Kallie Fell, director of the Center for Bioethics and Culture Network: We can all learn from the resilience of detransitioners

The trans medical process expert speaks with Voz Media about detransitioners, the difficulty of quantifying the number of people who regret their transition and her latest book: 'The Detransition Diaries'.

"What I've found with the detransitioners is ... this ablity and this characteristic of resilience," says Kallie Fell, executive director of the Center for Bioethics and Culture Network (CBC), after hearing dozens of testimonies from detransitioners. "These are people that have been really harmed by the medical community, by their peers or people they thought that they were their peers, medical doctors, so they're right to have a lot of maybe mistrust ... but we don't see that at all." She notes that "the ability to have been harmed and then moved on is something we can all learn from."

After writing and producing three documentaries on the problems of gender transition treatments, Fell set out to write a book, saying that "the beauty of books is you can kind of expand on what we do on the films."

"The Detransition Diaries," co-written by Fell and CBC founder Jennifer Lahl, explores the story of how gender-affirming care took over the medical field and tells the story of some of its victims: seven men and women who regret undergoing transition surgery. Reviewing the history of medicine is necessary, she assures, to establish parallels between current errors and those of the past, such as forced sterilizations and lobotomies. "In 'transgender medicine,' we feel that this is a perfect example of where [the] medical field has abandonded this [Hippocratic] oath, causing irreparable harm to children especially."

The numbers problem

One of the most frequent criticisms of the detransitioners' argument is the small sample of cases. The few cases that exist are not enough to establish a general rule, the argument goes. In an article in The Washington Post, for example, the author, Molly Hennessy-Flisk describes those who regret their transition as a "small minority" that has "gained prominence." After recounting the case of detransitioner Prisha Mosley, she says: "But as conservatives have mounted a concerted effort to limit trans and gay rights, particularly in red-state legislatures, a small minority of detransitioners like Mosley have gained prominence."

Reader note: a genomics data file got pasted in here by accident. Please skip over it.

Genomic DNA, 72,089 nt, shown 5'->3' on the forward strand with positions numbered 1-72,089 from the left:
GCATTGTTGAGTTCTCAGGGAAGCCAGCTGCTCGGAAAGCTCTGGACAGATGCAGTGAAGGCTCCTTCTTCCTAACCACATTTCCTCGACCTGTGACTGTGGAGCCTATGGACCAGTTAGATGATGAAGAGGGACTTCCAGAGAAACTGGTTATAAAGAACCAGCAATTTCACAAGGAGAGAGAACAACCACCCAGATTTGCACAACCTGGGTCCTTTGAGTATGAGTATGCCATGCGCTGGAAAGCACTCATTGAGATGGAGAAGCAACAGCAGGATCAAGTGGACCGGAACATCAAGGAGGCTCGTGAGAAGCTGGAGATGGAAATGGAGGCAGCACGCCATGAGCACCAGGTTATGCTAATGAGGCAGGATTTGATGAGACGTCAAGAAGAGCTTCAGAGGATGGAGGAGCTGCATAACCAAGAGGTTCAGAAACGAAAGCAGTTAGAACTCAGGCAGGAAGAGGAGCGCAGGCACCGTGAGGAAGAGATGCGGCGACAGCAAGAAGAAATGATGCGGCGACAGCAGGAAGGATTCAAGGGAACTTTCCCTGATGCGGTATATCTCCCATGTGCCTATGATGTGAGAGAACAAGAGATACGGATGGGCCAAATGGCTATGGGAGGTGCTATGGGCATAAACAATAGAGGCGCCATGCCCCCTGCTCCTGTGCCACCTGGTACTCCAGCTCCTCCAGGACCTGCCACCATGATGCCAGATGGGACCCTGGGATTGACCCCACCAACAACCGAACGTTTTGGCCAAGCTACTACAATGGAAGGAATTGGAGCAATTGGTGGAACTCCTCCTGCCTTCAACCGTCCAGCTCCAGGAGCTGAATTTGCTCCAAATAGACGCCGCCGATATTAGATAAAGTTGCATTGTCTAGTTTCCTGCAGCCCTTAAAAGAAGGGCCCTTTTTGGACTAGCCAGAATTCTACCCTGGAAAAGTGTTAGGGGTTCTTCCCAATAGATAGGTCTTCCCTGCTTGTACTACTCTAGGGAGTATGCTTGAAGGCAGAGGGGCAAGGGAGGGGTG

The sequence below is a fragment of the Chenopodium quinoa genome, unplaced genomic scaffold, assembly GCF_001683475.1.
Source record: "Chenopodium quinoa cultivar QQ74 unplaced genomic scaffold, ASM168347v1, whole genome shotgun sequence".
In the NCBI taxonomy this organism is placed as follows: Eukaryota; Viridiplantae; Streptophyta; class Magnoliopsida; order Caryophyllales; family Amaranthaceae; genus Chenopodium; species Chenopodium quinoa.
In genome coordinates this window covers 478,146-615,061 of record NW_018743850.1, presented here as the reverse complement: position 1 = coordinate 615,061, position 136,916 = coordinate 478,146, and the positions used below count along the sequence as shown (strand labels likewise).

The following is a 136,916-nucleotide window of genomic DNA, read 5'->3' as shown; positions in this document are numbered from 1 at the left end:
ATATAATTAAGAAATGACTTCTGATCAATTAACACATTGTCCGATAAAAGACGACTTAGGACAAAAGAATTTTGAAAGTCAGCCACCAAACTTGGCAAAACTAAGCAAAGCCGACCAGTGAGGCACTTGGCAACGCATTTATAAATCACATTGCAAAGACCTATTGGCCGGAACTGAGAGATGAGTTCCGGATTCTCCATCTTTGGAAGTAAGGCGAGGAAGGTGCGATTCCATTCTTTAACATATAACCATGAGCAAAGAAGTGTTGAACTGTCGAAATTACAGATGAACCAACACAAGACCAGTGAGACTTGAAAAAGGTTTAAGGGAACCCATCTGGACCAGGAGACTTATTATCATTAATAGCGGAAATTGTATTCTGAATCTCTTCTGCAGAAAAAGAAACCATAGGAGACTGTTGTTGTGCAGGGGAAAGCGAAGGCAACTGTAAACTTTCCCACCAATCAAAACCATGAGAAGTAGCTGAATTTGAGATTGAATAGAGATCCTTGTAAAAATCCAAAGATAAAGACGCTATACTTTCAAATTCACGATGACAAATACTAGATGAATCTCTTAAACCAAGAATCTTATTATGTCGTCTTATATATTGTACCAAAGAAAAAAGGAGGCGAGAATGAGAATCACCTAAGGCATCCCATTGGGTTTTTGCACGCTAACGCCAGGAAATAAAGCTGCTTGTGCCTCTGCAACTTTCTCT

Another from NBC News says:

Trans advocates say some of the recent coverage around the topic portrays detransitioning as much more common than it actually is, fueling misconceptions about the gender transition process and painting trans people as just temporarily confused or suffering from a misdiagnosed psychological disorder. This misleading information, they say, can have serious real-world consequences, from misguided policy proposals to social stigma..

The article also adds: "While the information regarding how many trans people detransition is sparse, those who work with the trans community say it is uncommon."

Another article, from Slate, says:

Detransitioners may be a small group—even the highest estimates are in the hundreds, compared with an estimated number of transgender-identified people in the low millions—but they have been influential in pushing their denial that trans identity is real.

Even those who say there are few detransitioners acknowledge that it is difficult to quantify them. There seems to lie the consensus: more than whether there are few or many cases, there is little information.

"That is the million-dollar question," Fell acknowledges. Regretful trans people do not usually appear in demographic studies, she explains. Furthermore, most do not return to their doctor, which could leave a report of their change. However, she assures that there are metrics that, although unreliable, would demonstrate group growth, such as support groups on social networks. There is another factor that contributes to number obfuscation:

It can't be overstated how vilified by the trans community and even their physicians, how vilified they have been. They are often silenced, so we don't have a number.

"In my mind, though, it doesn't matter," she adds. "If one person, one child, two children are harmed by this, then we are doing it wrong to begin with. One person is too many, but unfortunately we don't have exact numbers."

The complete interview